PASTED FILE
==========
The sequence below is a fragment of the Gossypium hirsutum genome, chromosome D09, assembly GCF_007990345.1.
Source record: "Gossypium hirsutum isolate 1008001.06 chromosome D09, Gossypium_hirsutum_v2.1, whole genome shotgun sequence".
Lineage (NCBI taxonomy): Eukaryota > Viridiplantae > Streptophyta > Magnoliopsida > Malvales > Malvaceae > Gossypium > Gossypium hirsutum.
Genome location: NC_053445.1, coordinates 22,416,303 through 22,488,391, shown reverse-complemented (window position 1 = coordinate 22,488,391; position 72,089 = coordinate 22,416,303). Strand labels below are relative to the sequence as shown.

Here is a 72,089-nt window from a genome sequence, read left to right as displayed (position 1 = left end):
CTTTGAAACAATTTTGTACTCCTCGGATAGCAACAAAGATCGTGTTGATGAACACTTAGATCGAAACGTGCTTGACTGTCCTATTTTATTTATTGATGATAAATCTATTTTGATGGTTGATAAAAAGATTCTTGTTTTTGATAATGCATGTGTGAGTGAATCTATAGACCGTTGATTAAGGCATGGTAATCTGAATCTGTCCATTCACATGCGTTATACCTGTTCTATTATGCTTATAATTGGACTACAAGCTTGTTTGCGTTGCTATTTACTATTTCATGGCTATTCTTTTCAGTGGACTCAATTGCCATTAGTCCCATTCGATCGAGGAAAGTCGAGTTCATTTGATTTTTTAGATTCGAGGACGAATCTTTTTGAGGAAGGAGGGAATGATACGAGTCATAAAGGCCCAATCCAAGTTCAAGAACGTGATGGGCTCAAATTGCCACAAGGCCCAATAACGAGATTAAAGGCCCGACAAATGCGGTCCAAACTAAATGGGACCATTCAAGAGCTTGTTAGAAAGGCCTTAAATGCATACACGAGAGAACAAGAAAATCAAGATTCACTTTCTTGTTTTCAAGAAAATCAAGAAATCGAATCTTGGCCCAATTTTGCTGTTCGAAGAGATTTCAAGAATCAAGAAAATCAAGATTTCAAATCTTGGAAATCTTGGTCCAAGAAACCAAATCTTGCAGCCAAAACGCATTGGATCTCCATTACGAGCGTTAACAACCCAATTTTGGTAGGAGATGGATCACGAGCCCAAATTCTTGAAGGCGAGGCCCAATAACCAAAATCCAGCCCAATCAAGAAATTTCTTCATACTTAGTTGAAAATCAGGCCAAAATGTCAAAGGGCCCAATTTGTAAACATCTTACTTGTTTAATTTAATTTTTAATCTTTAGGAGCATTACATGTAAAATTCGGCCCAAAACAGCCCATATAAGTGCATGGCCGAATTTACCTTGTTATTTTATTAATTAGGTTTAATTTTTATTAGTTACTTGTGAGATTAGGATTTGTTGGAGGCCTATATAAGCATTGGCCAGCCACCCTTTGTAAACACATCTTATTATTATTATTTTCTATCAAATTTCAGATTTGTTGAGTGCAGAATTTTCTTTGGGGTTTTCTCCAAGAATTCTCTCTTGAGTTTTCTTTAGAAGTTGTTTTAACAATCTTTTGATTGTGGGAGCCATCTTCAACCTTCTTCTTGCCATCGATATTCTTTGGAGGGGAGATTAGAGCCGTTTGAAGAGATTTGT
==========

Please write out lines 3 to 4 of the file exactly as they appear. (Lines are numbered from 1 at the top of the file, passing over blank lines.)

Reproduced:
Lineage (NCBI taxonomy): Eukaryota > Viridiplantae > Streptophyta > Magnoliopsida > Malvales > Malvaceae > Gossypium > Gossypium hirsutum.
Genome location: NC_053445.1, coordinates 22,416,303 through 22,488,391, shown reverse-complemented (window position 1 = coordinate 22,488,391; position 72,089 = coordinate 22,416,303). Strand labels below are relative to the sequence as shown.